The “Treaty on the Accession of the Republic of Crimea to the Russian Federation” was referred to the Constitutional Court on 18 March 2014 at 17:00.16 The Constitutional Court of the Russian Federation issued a unanimous judgment (the opinion) on the constitutionality of this “Treaty” in less than a day after the “Treaty” was referred to it (actually within one night), i.e. 19 March 2014. 17 Such procedural expediency (dealing with the case actually per night) is not common for any Court, including the Constitutional Court of the Russian Federation, and raises a reasonable doubt about the independence of the Russian Constitutional Court in dealing with the requested opinion.
On 21 March 2014, the Russian Federation annexed the Republic of Crimea and the city of Sevastopol. This occurred after a series of events which took place in less than a month, and in which the Russian armed forces were clearly involved. The Constitutional Court of the Russian Federation received a request for an opinion on the constitutionality of the treaty on the incorporation of Crimea on 18 March 2014, and issued its opinion on the very next day, on 19 March 2014. The annexation of Crimea was completed on 21 March 2014. The Court’s opinion was a direct instrument facilitating the internal legalisation of the annexation of part of the Ukrainian territory, which is an international crime. That is an unprecedented event, since, for the first time in history, the whole constitutional court was used for the commission of the gravest international crime – the crime of aggression.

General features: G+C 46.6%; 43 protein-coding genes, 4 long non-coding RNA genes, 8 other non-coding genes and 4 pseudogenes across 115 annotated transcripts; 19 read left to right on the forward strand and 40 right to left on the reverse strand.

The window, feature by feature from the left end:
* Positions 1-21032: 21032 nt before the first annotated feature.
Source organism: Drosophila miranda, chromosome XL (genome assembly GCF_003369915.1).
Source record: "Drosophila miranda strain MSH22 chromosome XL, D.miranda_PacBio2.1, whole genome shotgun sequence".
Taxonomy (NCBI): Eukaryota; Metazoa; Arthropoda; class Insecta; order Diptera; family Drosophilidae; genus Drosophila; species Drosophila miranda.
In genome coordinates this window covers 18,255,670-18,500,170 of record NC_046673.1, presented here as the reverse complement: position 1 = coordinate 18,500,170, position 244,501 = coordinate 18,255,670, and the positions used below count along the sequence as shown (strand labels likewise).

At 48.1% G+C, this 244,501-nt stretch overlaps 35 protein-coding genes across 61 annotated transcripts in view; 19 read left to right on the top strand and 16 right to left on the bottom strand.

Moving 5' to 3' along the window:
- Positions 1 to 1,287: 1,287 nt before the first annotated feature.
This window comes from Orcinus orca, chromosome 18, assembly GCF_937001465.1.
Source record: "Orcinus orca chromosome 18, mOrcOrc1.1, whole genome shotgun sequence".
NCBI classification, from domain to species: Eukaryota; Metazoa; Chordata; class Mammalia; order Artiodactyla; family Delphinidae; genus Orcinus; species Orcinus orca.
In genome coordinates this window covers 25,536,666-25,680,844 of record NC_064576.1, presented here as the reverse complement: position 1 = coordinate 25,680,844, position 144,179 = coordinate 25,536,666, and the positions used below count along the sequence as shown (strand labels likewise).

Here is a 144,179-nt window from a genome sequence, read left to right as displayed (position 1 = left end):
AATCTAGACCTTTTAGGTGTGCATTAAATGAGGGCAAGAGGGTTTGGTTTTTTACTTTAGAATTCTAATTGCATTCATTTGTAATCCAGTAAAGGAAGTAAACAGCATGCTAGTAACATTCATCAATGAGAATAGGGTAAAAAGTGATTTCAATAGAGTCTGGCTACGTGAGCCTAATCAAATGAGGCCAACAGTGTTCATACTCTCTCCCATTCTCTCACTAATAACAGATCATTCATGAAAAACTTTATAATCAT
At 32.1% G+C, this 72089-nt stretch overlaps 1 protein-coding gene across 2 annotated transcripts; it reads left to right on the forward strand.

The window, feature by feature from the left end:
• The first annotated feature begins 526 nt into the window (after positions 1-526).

International Consensus regarding the Illegality of the Annexation of Crimea
The occupation and annexation of Crimea were denounced by the international community as a grave breach of the ius cogens obligation of non-use of force (i.e. aggression). Such a breach triggers a corresponding international obligation erga omnes not to recognise the purported statehood of an effective territorial entity created in violation of the fundamental norm of international law, as well as not to recognise any territorial acquisition that is a result of that breach.